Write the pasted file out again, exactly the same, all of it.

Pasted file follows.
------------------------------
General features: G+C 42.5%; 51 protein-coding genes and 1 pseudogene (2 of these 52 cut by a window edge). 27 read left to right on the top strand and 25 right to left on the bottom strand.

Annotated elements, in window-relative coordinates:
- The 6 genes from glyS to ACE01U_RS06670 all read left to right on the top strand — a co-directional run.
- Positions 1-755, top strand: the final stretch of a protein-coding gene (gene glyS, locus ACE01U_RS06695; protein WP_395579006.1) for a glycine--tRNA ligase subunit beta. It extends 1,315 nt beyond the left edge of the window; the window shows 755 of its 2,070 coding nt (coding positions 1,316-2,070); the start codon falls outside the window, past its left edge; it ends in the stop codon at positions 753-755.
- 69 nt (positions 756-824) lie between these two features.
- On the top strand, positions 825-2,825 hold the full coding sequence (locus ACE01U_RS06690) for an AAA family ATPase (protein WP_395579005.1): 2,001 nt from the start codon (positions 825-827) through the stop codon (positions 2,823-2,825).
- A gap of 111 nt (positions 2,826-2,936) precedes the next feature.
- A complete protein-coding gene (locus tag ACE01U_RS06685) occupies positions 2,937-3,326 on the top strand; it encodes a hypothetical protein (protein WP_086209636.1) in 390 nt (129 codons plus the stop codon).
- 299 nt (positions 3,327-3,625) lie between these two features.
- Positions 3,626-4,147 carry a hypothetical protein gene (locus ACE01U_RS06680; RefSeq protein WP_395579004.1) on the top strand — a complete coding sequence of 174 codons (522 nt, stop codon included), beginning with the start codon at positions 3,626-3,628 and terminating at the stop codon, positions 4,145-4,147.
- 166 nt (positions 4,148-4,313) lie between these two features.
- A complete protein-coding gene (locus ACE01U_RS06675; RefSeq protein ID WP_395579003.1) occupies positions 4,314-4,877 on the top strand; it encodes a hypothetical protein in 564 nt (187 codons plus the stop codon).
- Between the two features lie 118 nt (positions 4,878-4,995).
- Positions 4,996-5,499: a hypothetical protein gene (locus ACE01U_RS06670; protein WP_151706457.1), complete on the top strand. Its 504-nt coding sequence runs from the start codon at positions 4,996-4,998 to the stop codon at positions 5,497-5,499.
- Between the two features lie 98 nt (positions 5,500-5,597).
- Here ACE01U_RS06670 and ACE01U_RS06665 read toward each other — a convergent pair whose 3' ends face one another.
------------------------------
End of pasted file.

General features: G+C 42.5%; 51 protein-coding genes and 1 pseudogene (2 of these 52 cut by a window edge). 27 read left to right on the top strand and 25 right to left on the bottom strand.

Annotated elements, in window-relative coordinates:
- The 6 genes from glyS to ACE01U_RS06670 all read left to right on the top strand — a co-directional run.
- Positions 1-755, top strand: the final stretch of a protein-coding gene (gene glyS, locus ACE01U_RS06695; protein WP_395579006.1) for a glycine--tRNA ligase subunit beta. It extends 1,315 nt beyond the left edge of the window; the window shows 755 of its 2,070 coding nt (coding positions 1,316-2,070); the start codon falls outside the window, past its left edge; it ends in the stop codon at positions 753-755.
- 69 nt (positions 756-824) lie between these two features.
- On the top strand, positions 825-2,825 hold the full coding sequence (locus ACE01U_RS06690) for an AAA family ATPase (protein WP_395579005.1): 2,001 nt from the start codon (positions 825-827) through the stop codon (positions 2,823-2,825).
- A gap of 111 nt (positions 2,826-2,936) precedes the next feature.
- A complete protein-coding gene (locus tag ACE01U_RS06685) occupies positions 2,937-3,326 on the top strand; it encodes a hypothetical protein (protein WP_086209636.1) in 390 nt (129 codons plus the stop codon).
- 299 nt (positions 3,327-3,625) lie between these two features.
- Positions 3,626-4,147 carry a hypothetical protein gene (locus ACE01U_RS06680; RefSeq protein WP_395579004.1) on the top strand — a complete coding sequence of 174 codons (522 nt, stop codon included), beginning with the start codon at positions 3,626-3,628 and terminating at the stop codon, positions 4,145-4,147.
- 166 nt (positions 4,148-4,313) lie between these two features.
- A complete protein-coding gene (locus ACE01U_RS06675; RefSeq protein ID WP_395579003.1) occupies positions 4,314-4,877 on the top strand; it encodes a hypothetical protein in 564 nt (187 codons plus the stop codon).
- Between the two features lie 118 nt (positions 4,878-4,995).
- Positions 4,996-5,499: a hypothetical protein gene (locus ACE01U_RS06670; protein WP_151706457.1), complete on the top strand. Its 504-nt coding sequence runs from the start codon at positions 4,996-4,998 to the stop codon at positions 5,497-5,499.
- Between the two features lie 98 nt (positions 5,500-5,597).
- Here ACE01U_RS06670 and ACE01U_RS06665 read toward each other — a convergent pair whose 3' ends face one another.